If we really wanted to improve student performance, we wouldn’t give kids three months to forget what they’ve learned followed by a month to review what they’d forgotten in each calendar year.

We wouldn’t delude ourselves that measuring one tenth grader’s test score against another tenth grader’s test score tells us anything of value about an individual tenth grader. Testing would measure improvement of an individual student over time, and the students would have access not just to a numeric score, but to the answers they got right and wrong, so they could actually learn from the testing experience. If we’re more concerned about protecting the property rights of the multi-million dollar test making corporations than we are about kids’ learning, we aren’t serious about school reform.

We would stop using A,B,C,D, and F as measures of student performance. They are ridiculous. They’re arbitrary, inconsistent, and subject to inflation. Worse, a D means a student has not mastered the content to a satisfactory level, but we’re sending him on to the next grade anyway. Today’s D is tomorrow’s F. Why do we use this terrible, cruel system? Because when a school tries to switch, two things happen: Parents want any description of their child’s performance translated back into a letter grade they can understand, and colleges want a GPA for admissions purposes. If we’re more interested in satisfying parents with meaningless letters and with providing colleges with fuzzy data than we are in accurately describing what an individual kid can accomplish, we aren’t really serious.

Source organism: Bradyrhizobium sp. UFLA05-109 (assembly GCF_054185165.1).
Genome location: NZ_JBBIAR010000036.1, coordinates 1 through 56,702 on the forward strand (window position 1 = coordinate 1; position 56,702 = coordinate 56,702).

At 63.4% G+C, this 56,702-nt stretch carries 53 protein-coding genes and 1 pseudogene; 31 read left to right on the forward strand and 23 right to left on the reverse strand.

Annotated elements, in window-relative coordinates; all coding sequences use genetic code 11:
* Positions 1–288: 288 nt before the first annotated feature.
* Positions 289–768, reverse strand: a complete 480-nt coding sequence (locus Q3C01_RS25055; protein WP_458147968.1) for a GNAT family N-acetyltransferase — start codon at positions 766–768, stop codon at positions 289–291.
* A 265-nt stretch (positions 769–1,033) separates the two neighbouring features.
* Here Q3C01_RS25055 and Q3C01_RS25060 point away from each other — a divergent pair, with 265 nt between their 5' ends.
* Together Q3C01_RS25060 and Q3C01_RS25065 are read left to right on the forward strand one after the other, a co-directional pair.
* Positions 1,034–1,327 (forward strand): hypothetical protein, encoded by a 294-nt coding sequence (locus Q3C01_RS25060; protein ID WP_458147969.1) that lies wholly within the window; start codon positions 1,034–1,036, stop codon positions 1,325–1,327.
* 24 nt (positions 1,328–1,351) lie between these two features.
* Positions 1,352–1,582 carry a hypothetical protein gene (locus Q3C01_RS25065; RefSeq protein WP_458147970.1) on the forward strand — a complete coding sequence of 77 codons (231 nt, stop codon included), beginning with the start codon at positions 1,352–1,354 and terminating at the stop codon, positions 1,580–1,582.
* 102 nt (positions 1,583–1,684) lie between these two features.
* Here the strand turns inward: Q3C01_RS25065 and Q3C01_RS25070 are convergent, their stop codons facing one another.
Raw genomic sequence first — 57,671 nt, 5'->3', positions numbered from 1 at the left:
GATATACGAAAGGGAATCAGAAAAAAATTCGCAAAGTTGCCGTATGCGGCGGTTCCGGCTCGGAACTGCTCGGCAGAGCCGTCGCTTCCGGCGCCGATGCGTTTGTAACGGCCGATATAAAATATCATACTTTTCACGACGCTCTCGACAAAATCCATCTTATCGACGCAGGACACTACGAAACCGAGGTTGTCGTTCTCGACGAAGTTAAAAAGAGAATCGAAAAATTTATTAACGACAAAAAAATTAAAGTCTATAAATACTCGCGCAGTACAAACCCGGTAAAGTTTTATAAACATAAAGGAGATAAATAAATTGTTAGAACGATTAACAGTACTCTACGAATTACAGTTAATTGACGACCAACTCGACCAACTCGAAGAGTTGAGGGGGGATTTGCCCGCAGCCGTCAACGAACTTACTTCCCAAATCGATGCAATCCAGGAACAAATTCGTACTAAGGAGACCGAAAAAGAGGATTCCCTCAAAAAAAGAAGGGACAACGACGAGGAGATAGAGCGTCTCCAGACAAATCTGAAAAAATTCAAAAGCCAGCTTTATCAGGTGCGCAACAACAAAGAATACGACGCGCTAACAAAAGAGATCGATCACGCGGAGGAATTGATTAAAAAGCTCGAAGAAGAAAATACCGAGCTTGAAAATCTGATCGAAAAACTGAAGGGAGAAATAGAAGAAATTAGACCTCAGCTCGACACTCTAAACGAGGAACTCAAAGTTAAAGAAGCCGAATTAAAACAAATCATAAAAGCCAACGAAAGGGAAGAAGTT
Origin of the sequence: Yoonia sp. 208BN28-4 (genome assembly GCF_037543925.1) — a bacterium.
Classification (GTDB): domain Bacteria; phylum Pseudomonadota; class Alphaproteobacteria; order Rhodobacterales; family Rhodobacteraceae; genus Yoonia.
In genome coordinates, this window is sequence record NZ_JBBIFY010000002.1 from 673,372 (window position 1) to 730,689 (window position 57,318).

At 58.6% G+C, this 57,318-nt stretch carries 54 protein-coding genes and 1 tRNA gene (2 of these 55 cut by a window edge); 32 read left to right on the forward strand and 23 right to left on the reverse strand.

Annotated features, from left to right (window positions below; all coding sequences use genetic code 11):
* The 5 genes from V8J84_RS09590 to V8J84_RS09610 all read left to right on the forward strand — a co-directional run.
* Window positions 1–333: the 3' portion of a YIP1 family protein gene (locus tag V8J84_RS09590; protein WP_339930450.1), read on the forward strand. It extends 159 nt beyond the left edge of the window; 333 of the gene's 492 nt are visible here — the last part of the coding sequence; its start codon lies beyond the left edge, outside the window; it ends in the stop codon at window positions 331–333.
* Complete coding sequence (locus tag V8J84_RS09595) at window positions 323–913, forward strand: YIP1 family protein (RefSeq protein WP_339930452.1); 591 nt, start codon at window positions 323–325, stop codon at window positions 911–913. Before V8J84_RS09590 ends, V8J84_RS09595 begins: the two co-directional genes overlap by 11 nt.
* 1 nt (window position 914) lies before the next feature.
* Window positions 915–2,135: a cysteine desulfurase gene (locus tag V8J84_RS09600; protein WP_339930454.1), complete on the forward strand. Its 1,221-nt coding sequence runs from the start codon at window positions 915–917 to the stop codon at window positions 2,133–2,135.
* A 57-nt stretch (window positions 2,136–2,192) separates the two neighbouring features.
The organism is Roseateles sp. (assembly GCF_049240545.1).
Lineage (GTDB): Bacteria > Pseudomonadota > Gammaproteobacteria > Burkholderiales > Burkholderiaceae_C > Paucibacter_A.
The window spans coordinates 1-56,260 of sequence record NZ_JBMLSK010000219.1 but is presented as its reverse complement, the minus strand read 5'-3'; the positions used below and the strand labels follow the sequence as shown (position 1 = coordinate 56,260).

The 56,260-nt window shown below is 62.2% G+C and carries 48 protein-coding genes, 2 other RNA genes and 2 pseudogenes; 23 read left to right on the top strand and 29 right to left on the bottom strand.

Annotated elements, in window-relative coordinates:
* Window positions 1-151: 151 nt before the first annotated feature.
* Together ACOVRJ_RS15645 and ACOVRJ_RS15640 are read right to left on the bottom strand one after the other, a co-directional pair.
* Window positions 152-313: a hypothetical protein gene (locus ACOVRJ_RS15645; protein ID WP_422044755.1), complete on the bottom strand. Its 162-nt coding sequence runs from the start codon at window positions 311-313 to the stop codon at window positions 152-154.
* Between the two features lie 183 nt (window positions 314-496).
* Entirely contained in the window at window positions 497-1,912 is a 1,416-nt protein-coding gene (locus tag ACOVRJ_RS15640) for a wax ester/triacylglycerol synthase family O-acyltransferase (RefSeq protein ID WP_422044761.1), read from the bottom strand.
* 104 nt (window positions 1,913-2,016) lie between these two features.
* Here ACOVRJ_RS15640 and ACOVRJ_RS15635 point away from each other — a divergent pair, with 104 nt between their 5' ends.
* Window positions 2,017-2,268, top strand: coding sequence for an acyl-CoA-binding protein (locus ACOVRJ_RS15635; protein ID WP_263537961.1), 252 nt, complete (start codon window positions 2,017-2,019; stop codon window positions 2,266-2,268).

We would stop funding school by localities. It’s absolutely backwards. The kids who live in the largest houses, with the best educated parents, get to go to schools with the largest budgets. The kids who don’t have enough food to eat and may not have a single book in their home go to schools with the least means to support them. School reform initiatives that don’t address this aren’t serious.

We would give up on the stupid idea of local control. I have yet to hear a single good argument for the benefit of local control of schools. Sure, there’s the hysterical paranoid notion that the evil federal government is going to make all our kids into communist robots. Um, that falls squarely in the “not serious” column. Let’s look at the reality: Local control means a school board of elected officials who may not know a thing about education are chosen from a given community to determine what kids should learn. Despite all their good intentions, they have to spend a massive amount of their time and energy trying to keep their schools in good standing with state and federal law, and with the requirements of universities, who don’t care about what small town their students come from. In exchange for all this work, school boards can’t possibly identify a single bit of knowledge that students from our small town need in order to be successful in the working work which isn’t also essential for kids from the next small town, or the nearest metropolis. Can you imagine a major chain retailer designing itself with a CEO, a CFO, a complete board of directors, a human resources department, and an independent product line in every town where it intended to compete? I want my small town restaurants to have a unique flavor, and my small town bookstore to have a proprietor who really loves books rather than a Walmart stock-boy working on his GED, but my school does not need to provide students with different facts than any other school in this country. Can somebody please explain the merits of “local control” to me, beyond paranoid dystopic fantasy? Please?